Finally the hail started. I was kind of feeling like I was in a rut anyway, so I strolled over to the parking area. I snapped a picture of some hail on my bike seat, casually fished a cigar out of my top case, and ambled over to a very small interpretive kiosk that had a small roof on it. I fired up that stogie and stood there watching the rain. I was very relaxed and very content. I had no schedule to keep and was just taking things as they came.
    [​IMG]

    Finally this thing got off of me . . .
    [​IMG]

    . . . and somebody else was getting the hail.
    [​IMG]

    I checked out some other stuff and continued on my route. I stopped to take a picture, and while I was on the side of the road, this very pleasant and helpful trooper stopped to give me a weather report and see if I was ok. He told me the rain was done ahead and I should have no problems. I got off the bike and spent quite a bit of time talking with the him. I was able to pick his brain about a few of my planned stops, and ask a lot of questions about what it was like living and working there. He answered with a lot of enthusiasm. My route crossed a very nasty rocky ridge out in the boonies a few hundred miles ahead. I wasn't sure I could make it on my DL. I pointed to a big empty roadless white spot on the map and told the trooper what I was concerned about. He new the exact spot, even though it was only a couple miles or less long, and was able to give me detailed info based on his own crossing in his 4WD truck a few years back. By the way, he told me his truck dragged on the rocks much of the way. More on that later . . . Anyway, I felt like I was taking too much of the trooper's time with all my questions, so it was time to push on. The design on the police vehicle won an award for police designs a few years ago. I think he will probably visit this report so "hello". :wave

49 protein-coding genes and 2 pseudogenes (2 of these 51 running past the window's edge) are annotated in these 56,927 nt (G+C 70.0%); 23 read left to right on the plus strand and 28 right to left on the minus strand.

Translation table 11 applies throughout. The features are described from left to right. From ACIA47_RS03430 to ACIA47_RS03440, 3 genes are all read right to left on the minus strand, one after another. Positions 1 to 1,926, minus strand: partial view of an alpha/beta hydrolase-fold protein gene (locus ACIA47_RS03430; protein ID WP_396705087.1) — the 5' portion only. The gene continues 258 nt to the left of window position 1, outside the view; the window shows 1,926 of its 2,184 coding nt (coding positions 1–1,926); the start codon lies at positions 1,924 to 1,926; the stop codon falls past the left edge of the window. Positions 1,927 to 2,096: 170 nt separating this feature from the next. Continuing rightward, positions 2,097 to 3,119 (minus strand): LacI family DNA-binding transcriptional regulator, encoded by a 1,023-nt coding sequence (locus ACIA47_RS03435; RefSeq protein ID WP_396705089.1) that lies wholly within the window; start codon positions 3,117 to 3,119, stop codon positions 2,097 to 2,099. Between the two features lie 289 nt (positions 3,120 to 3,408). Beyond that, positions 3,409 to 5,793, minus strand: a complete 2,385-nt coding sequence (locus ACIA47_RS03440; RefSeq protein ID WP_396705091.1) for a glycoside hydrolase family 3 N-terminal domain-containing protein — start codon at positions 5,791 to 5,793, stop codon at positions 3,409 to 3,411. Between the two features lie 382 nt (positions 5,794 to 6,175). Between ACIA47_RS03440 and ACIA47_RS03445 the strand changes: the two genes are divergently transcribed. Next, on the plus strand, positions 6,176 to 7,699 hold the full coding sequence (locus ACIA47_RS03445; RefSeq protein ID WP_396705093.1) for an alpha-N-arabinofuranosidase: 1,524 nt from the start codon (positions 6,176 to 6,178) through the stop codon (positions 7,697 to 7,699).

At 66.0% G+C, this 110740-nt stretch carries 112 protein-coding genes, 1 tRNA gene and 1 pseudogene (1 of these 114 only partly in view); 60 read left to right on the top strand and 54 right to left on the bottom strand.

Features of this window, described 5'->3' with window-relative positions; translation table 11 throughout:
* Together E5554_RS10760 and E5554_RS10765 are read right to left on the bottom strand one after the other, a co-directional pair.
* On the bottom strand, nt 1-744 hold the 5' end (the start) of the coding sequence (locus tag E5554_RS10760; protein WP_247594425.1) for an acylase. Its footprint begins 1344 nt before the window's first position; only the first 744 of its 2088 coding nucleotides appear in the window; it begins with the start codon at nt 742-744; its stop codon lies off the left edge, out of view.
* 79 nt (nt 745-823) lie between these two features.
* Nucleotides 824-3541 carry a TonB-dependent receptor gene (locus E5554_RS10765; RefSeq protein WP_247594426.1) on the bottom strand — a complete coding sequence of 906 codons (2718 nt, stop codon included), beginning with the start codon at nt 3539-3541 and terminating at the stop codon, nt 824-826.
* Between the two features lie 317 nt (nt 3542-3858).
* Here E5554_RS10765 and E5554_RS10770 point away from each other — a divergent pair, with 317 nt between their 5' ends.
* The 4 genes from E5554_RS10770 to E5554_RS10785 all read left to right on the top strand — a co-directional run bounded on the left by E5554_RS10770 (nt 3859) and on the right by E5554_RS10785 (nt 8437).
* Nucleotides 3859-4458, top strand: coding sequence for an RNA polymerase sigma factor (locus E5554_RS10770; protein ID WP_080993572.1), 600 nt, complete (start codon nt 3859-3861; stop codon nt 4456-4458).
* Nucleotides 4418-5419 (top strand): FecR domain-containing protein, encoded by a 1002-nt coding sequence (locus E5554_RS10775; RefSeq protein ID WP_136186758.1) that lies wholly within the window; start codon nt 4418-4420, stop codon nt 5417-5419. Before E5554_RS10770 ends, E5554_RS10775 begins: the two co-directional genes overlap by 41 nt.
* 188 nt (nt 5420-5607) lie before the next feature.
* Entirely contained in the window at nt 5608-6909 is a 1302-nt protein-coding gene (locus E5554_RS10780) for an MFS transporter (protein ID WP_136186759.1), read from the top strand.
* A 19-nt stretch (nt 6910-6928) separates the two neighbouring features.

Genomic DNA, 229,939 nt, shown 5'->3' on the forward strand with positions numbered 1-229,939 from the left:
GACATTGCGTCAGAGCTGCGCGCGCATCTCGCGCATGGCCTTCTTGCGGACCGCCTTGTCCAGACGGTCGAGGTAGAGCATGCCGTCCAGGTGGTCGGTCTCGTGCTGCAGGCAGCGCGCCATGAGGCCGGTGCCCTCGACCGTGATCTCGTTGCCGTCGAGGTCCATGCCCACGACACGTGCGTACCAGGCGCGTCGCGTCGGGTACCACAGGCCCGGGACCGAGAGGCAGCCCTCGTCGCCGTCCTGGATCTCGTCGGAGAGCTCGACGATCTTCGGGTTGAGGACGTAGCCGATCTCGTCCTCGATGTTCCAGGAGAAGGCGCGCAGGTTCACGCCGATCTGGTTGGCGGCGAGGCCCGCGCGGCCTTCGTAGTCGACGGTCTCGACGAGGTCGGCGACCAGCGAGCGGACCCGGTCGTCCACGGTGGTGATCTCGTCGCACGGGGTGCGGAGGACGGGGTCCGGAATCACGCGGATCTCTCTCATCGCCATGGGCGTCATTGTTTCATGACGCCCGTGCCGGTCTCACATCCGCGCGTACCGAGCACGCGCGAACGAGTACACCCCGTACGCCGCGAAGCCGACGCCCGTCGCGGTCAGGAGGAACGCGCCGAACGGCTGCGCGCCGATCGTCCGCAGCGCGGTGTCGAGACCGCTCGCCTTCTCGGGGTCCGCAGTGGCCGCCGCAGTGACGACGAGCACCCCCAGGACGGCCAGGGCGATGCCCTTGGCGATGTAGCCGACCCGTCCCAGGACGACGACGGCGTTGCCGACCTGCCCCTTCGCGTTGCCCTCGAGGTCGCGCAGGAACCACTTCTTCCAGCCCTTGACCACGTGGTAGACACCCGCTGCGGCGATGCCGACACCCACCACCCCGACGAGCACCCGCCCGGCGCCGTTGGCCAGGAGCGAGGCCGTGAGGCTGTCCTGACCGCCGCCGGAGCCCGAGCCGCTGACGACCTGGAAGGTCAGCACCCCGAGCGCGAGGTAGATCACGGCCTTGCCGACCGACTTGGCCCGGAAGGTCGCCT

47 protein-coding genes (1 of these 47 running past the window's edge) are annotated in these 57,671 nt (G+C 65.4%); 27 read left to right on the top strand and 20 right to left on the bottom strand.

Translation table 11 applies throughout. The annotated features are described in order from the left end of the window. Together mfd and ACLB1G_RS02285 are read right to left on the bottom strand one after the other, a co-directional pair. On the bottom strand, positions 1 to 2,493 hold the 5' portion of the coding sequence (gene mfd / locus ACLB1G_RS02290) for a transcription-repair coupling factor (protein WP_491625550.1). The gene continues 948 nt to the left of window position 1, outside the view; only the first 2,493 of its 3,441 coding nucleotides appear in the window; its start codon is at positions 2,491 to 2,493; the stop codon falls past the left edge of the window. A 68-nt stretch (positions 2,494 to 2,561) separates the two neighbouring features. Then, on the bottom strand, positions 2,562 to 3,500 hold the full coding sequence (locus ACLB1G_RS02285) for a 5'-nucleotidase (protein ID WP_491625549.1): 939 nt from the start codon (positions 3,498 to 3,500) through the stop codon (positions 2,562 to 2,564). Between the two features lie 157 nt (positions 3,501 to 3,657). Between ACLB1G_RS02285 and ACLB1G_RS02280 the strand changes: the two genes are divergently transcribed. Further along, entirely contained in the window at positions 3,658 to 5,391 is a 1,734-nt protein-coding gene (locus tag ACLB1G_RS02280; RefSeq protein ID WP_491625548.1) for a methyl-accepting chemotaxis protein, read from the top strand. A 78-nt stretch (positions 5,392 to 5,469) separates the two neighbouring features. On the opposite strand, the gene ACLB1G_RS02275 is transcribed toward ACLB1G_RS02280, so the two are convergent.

[​IMG]
  8. Cannonshot

    Cannonshot Having a Nice Time Administrator Super Moderator

    Joined:
    Jul 10, 2005
    Oddometer:
    35,613
    Location:
    SE Wisconsin
    Thanks, you are very welcome.


    Andy, I think it would be a great ride to follow the trail and the history through Salt Lake and beyond. I was having such a good time on this trip, I was a little tempted (except that it would have been a very long ride home after all this poking around).


    Gary, I too am amazed at just how young we are. I am also humbled. Some of life's little problems hardly amount to anything compared to the struggles that some of these folks went through in pursuit of a better life.


    Thanks Larry!

    That young 49er you mentioned (Unthank) is buried outside of Glenrock. As you probably remember, Glenrock has that big rock in the glen that travelers also carved their names on.

    The 10 graves per mile average is the accepted figure. I got it from some reference myself and included it in this report. It is hard to imagine so many deaths. Childbirth, people accidentally run over by wagon wheels, drownings, disease, and other accidents.

    I hope when you hit the Platte you grabbed one of these lifejackets the fire department puts out up and down the river. :lol3
    [​IMG]


    And as a general note to many of you folks, thanks for the encouraging replies. It is taking a lot of effort to recount some of this stuff in this report and it is nice to get some feedback telling me that some folks are interested and enjoying it. You never know if what is interesting to you appeals to others. Your comments get me back on the job to so I can get this damn thing finished! :lol3
  9. Loud Al

    Loud Al .

    Joined:
    Aug 16, 2005
    Oddometer:
    4,188
    Location:
    Forest Grove, OR
    Great repot, thanks for putting so much time and energy into it. I love all the history you are adding to the report:clap :clap :clap
  10. GotDrySocks?

    GotDrySocks? Llego lejos.

    Joined:
    Apr 28, 2007
    Oddometer:
    54
    Location:
    East Texas
    Cannonshot,

    Not to hijack your tread, but here's a combo pic from the cliff and the grave I had handy.

    Attached Files:

  11. Cannonshot

    Cannonshot Having a Nice Time Administrator Super Moderator

    Joined:
    Jul 10, 2005
    Oddometer:
    35,613
    Location:
    SE Wisconsin